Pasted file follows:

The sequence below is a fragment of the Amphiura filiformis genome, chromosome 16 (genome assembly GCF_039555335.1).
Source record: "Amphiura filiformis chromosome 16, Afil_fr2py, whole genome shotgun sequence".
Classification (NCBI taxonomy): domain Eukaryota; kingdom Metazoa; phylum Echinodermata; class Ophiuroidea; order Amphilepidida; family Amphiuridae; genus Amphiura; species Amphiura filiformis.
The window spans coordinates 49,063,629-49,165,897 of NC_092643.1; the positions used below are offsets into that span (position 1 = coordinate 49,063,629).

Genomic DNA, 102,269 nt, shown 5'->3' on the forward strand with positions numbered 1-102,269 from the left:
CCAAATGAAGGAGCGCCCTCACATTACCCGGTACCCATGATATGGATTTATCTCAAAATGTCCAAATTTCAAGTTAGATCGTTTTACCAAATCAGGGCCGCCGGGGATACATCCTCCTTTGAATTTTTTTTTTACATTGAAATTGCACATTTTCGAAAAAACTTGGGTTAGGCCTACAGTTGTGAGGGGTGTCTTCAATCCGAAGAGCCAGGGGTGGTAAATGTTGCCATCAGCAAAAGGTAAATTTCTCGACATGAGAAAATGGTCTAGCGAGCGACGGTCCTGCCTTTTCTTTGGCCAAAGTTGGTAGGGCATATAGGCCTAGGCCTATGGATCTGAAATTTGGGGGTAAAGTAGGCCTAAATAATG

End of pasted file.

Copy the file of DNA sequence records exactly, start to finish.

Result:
The sequence below is a fragment of the Amphiura filiformis genome, chromosome 16 (genome assembly GCF_039555335.1).
Source record: "Amphiura filiformis chromosome 16, Afil_fr2py, whole genome shotgun sequence".
Classification (NCBI taxonomy): domain Eukaryota; kingdom Metazoa; phylum Echinodermata; class Ophiuroidea; order Amphilepidida; family Amphiuridae; genus Amphiura; species Amphiura filiformis.
The window spans coordinates 49,063,629-49,165,897 of NC_092643.1; the positions used below are offsets into that span (position 1 = coordinate 49,063,629).

Genomic DNA, 102,269 nt, shown 5'->3' on the forward strand with positions numbered 1-102,269 from the left:
CCAAATGAAGGAGCGCCCTCACATTACCCGGTACCCATGATATGGATTTATCTCAAAATGTCCAAATTTCAAGTTAGATCGTTTTACCAAATCAGGGCCGCCGGGGATACATCCTCCTTTGAATTTTTTTTTTACATTGAAATTGCACATTTTCGAAAAAACTTGGGTTAGGCCTACAGTTGTGAGGGGTGTCTTCAATCCGAAGAGCCAGGGGTGGTAAATGTTGCCATCAGCAAAAGGTAAATTTCTCGACATGAGAAAATGGTCTAGCGAGCGACGGTCCTGCCTTTTCTTTGGCCAAAGTTGGTAGGGCATATAGGCCTAGGCCTATGGATCTGAAATTTGGGGGTAAAGTAGGCCTAAATAATG